It would be insensitive to put a picture of the Doomsday Clock here, but were there a baseball version, believe me, it’s what would lead off this piece. As you all likely know by now, MLB rejected yet another proposal by the MLBPA last night and the players are, predictably, heated. I’ll get to that in a a little bit, as I do want to have a little bit of fun first, though the exercise hardly seems relevant or realistic now. But, alas, let’s at least have some sliver of optimism, right?
Saturday morning, I put out a thought exercise on the Views twitter account–as I often do. It was as follows:
Most respondents picked the third trio as the one they’d take the elite/peak performance from, trusting in the other two to be able to perform well in the randomness of baseball. Let’s take a look at what the peak of each trio would be.
Watching the Yankees these days is exhausting, isn’t it? And not just because the offense is scuffling, something like 75% of the team has COVID or is otherwise incapacitated, and they’ve been underperforming for a calendar year. They are exhausting because the team seems allergic to playing in a blowout. Every game is a nail-biter! Consider the following statistics and facts about the 2021 Yankees:
They have played 62 games decided by 2 runs or less. Given that they’ve played 112 overall, such close games comprise an astounding 55% of their games this season. That is the highest amount and percentage in Major League Baseball this season.
Of those 62 games, about half (48%) have been one-run games.
While the Yankees are good in these games, going 19-11 (.633) in one-run games and 21-11 (.636) in two-run games, it is exhausting to watch. It must also be exhausting to play.
Unsurprisingly, they also play a lot of extra-innings games. Thirteen, in fact, going 6-7 in those games. That’s more than 10% of every game played so far.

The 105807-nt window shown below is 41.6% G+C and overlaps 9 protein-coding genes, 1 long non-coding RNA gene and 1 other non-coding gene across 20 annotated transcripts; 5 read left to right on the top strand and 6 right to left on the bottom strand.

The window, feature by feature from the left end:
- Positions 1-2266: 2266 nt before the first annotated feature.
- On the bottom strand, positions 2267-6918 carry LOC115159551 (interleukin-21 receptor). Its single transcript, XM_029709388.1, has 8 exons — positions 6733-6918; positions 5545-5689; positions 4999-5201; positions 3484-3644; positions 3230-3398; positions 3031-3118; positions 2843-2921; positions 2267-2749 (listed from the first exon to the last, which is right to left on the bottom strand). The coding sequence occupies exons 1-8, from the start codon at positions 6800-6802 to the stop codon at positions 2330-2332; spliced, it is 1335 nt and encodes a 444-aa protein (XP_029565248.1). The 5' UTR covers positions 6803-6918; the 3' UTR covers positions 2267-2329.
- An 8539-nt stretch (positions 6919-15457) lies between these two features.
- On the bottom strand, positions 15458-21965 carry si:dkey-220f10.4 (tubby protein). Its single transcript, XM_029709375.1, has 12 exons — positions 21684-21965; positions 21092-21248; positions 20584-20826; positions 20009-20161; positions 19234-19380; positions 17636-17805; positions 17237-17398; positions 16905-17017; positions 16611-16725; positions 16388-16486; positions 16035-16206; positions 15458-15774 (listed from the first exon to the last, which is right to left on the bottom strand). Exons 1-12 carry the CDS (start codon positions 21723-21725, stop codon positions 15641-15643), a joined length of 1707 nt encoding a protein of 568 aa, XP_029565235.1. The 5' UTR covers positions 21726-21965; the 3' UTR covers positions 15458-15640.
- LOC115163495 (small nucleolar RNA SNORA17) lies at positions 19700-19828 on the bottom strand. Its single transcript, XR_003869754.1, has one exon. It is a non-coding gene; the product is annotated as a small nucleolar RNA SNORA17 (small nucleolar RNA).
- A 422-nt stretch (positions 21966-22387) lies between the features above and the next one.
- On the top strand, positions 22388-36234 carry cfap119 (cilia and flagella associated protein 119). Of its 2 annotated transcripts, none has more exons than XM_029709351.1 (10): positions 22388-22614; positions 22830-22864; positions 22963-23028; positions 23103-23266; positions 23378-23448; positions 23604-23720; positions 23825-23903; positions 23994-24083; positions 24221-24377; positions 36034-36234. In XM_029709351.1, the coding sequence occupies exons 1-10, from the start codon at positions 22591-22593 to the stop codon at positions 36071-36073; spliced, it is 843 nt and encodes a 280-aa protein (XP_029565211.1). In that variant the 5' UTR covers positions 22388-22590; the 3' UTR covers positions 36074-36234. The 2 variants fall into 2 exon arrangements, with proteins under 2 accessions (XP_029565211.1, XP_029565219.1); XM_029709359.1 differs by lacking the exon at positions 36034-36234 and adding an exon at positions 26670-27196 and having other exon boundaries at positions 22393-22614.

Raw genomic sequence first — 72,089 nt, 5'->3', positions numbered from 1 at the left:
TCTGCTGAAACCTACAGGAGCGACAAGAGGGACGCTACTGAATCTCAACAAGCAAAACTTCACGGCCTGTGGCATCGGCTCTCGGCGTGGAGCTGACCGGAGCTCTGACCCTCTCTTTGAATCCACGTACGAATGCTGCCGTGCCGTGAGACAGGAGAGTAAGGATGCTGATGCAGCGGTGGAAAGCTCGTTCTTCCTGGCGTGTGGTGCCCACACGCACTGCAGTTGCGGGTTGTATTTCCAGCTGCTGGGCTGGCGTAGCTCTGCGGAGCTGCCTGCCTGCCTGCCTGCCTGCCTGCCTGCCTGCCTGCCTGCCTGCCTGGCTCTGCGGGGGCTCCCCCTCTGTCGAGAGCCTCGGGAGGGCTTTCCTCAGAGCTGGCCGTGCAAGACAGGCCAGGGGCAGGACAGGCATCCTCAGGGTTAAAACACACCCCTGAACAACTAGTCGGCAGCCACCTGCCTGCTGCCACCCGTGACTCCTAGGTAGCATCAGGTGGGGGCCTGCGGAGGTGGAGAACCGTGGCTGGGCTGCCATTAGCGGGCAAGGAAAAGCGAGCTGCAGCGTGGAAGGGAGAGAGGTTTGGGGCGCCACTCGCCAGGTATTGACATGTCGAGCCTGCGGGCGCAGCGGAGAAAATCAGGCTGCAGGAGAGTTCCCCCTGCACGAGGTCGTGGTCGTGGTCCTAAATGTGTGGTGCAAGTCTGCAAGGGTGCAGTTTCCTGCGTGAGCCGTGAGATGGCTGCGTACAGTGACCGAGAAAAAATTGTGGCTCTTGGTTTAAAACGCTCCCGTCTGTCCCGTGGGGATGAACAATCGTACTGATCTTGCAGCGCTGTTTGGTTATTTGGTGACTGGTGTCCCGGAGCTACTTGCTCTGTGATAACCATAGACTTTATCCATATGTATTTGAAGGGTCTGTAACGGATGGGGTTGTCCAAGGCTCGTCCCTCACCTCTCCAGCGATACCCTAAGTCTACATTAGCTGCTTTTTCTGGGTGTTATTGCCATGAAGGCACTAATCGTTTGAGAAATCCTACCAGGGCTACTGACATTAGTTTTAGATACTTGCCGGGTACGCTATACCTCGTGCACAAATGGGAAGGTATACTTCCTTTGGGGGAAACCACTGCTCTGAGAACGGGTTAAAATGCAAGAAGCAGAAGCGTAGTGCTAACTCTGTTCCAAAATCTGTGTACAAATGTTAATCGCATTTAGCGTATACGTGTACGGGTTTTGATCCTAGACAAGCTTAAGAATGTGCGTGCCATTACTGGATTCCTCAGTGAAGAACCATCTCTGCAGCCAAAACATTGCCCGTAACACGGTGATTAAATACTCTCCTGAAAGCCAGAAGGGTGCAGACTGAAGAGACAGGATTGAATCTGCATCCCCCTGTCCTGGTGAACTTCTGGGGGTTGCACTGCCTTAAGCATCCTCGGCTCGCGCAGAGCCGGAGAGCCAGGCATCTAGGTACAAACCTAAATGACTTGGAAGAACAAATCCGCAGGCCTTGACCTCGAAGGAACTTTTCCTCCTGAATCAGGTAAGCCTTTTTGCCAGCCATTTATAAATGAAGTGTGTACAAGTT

By contrast, just 24 (21%) of the Yankees’ games are considered blowouts, meaning they’ve been decided by 5 or more runs in either direction. They are 12-12 in those games. Obviously, that’s bad.
Oddly, they’ve only had 4 blowouts since the All-Star Break: the awful 14-0 loss to Tampa, and 3 games they played against Baltimore.
Okay. So, that is a quick way to quantify something I bet we all knew already. The Yankees play a lot of close games! They don’t play in many blowouts. But this runs deeper than some fan agita. I think it has a real impact on the team. Back to the bulleted lists we go:
Incredibly, the Yankees have thrown 412 innings in relief this season, which ranks 15th in baseball. That’s not a lot, and it’s a lot lower than I expected it to be.
But they’ve also only thrown 993.2 innings overall, so just about 41% of the team’s innings have been in relief.
Nearly all of those innings have been high-leverage situations. In fact, the average leverage index when the Yankees bring a new pitcher into a game (so it cannot be a starter) in 2021 is 1.24. That is the highest mark in baseball by a considerable margin. (Tampa Bay is next closest, at 1.16. Tampa has also thrown the most relief innings in the league, for what it’s worth.)
But it’s not just the relievers who struggle here. It has to take a toll on the entire staff. Consider that the Yankees have thrown 8,907 pitches this season with the go-ahead run at the plate or on-base or with the tying run at the plate, on-base, or on-deck. That is the second most in baseball. It accounts for a ridiculous 55% of all their pitches thrown.
If you want to remove the last qualifier there – tying run on deck – the Yankees still fare poorly. They’ve thrown 7,717 pitches in the other scenarios, still second-most in baseball.
This actually gets worse. Let’s add in another qualifier, this time accounting for inning. I set the search this time to account for all of the above situations, limited to just the 7th, 8th, 9th, and extra innings. The Yanks lead the league in pitches thrown under those conditions, logging 2,530 such pitches. That’s nearly 100 more than Tampa Bay, the next closest team, and nearly 16% of their overall pitches.
Okay, let’s take a breath. There’s a lot to digest there. The takeaway is pretty clear, though. The Yankees play a lot of close games, and their pitchers are throwing A LOT of pitches in close games as a result. I think this is why we’ve seen so many blown games – there is no margin for error – and I also think it runs the risk of bullpen burnout by the end of the season. It can’t be easy to never enter a game in a laugher, and for every pitch to count even on days when you might not have it.
It also puts Aaron Boone, of whom I’ve been quite critical in 2021, in a tough position with the bullpen. We know they’re strict with usage, but this makes it even tougher. It’s not just back-to-back games or 3 out of 4 anymore. They’re almost entirely high-leverage, and thus high-stress situations. Those are more exhausting for everyone. And when a top reliever is on the shelf for a day, it means putting a worse, less capable arm in a big spot. It’s not ideal.